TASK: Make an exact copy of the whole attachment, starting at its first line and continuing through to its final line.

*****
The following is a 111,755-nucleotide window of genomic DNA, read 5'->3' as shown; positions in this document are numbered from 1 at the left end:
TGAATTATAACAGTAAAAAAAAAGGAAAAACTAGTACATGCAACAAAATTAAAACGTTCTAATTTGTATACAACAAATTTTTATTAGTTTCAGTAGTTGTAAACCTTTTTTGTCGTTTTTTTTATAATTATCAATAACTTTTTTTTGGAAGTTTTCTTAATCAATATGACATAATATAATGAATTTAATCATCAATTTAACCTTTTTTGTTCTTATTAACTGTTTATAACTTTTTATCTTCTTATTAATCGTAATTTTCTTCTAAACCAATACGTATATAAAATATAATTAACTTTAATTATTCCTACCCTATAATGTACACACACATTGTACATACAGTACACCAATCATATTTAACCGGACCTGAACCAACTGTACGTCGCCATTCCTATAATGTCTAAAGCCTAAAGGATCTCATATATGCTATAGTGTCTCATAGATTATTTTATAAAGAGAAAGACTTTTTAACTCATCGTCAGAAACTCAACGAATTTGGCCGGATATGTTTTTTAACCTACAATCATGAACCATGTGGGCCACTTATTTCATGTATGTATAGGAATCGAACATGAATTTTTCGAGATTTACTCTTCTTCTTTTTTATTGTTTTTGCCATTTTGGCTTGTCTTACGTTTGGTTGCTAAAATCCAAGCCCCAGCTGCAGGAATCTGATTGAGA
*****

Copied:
The following is a 111,755-nucleotide window of genomic DNA, read 5'->3' as shown; positions in this document are numbered from 1 at the left end:
TGAATTATAACAGTAAAAAAAAAGGAAAAACTAGTACATGCAACAAAATTAAAACGTTCTAATTTGTATACAACAAATTTTTATTAGTTTCAGTAGTTGTAAACCTTTTTTGTCGTTTTTTTTATAATTATCAATAACTTTTTTTTGGAAGTTTTCTTAATCAATATGACATAATATAATGAATTTAATCATCAATTTAACCTTTTTTGTTCTTATTAACTGTTTATAACTTTTTATCTTCTTATTAATCGTAATTTTCTTCTAAACCAATACGTATATAAAATATAATTAACTTTAATTATTCCTACCCTATAATGTACACACACATTGTACATACAGTACACCAATCATATTTAACCGGACCTGAACCAACTGTACGTCGCCATTCCTATAATGTCTAAAGCCTAAAGGATCTCATATATGCTATAGTGTCTCATAGATTATTTTATAAAGAGAAAGACTTTTTAACTCATCGTCAGAAACTCAACGAATTTGGCCGGATATGTTTTTTAACCTACAATCATGAACCATGTGGGCCACTTATTTCATGTATGTATAGGAATCGAACATGAATTTTTCGAGATTTACTCTTCTTCTTTTTTATTGTTTTTGCCATTTTGGCTTGTCTTACGTTTGGTTGCTAAAATCCAAGCCCCAGCTGCAGGAATCTGATTGAGA